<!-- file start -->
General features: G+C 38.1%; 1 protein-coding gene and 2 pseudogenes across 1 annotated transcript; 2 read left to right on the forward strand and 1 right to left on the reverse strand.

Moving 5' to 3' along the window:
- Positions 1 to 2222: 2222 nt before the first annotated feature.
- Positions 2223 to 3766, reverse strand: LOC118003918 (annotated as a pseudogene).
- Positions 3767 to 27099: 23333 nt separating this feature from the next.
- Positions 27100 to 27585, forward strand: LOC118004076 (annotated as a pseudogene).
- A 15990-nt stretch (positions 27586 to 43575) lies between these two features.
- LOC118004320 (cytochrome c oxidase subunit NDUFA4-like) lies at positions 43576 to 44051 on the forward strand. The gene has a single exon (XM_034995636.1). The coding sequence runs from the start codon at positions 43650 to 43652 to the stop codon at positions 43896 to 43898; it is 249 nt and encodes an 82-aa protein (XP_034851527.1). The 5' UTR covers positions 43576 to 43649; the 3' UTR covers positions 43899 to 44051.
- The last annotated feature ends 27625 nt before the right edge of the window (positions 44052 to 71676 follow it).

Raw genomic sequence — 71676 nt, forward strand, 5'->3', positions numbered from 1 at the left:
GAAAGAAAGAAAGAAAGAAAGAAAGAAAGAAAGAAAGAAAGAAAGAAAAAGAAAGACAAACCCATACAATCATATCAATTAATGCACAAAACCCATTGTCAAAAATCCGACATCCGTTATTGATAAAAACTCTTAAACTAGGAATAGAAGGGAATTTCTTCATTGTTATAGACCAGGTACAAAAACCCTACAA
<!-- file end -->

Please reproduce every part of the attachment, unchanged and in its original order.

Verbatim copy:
General features: G+C 38.1%; 1 protein-coding gene and 2 pseudogenes across 1 annotated transcript; 2 read left to right on the forward strand and 1 right to left on the reverse strand.

Moving 5' to 3' along the window:
- Positions 1 to 2222: 2222 nt before the first annotated feature.
- Positions 2223 to 3766, reverse strand: LOC118003918 (annotated as a pseudogene).
- Positions 3767 to 27099: 23333 nt separating this feature from the next.
- Positions 27100 to 27585, forward strand: LOC118004076 (annotated as a pseudogene).
- A 15990-nt stretch (positions 27586 to 43575) lies between these two features.
- LOC118004320 (cytochrome c oxidase subunit NDUFA4-like) lies at positions 43576 to 44051 on the forward strand. The gene has a single exon (XM_034995636.1). The coding sequence runs from the start codon at positions 43650 to 43652 to the stop codon at positions 43896 to 43898; it is 249 nt and encodes an 82-aa protein (XP_034851527.1). The 5' UTR covers positions 43576 to 43649; the 3' UTR covers positions 43899 to 44051.
- The last annotated feature ends 27625 nt before the right edge of the window (positions 44052 to 71676 follow it).

Raw genomic sequence — 71676 nt, forward strand, 5'->3', positions numbered from 1 at the left:
GAAAGAAAGAAAGAAAGAAAGAAAGAAAGAAAGAAAGAAAGAAAGAAAAAGAAAGACAAACCCATACAATCATATCAATTAATGCACAAAACCCATTGTCAAAAATCCGACATCCGTTATTGATAAAAACTCTTAAACTAGGAATAGAAGGGAATTTCTTCATTGTTATAGACCAGGTACAAAAACCCTACAA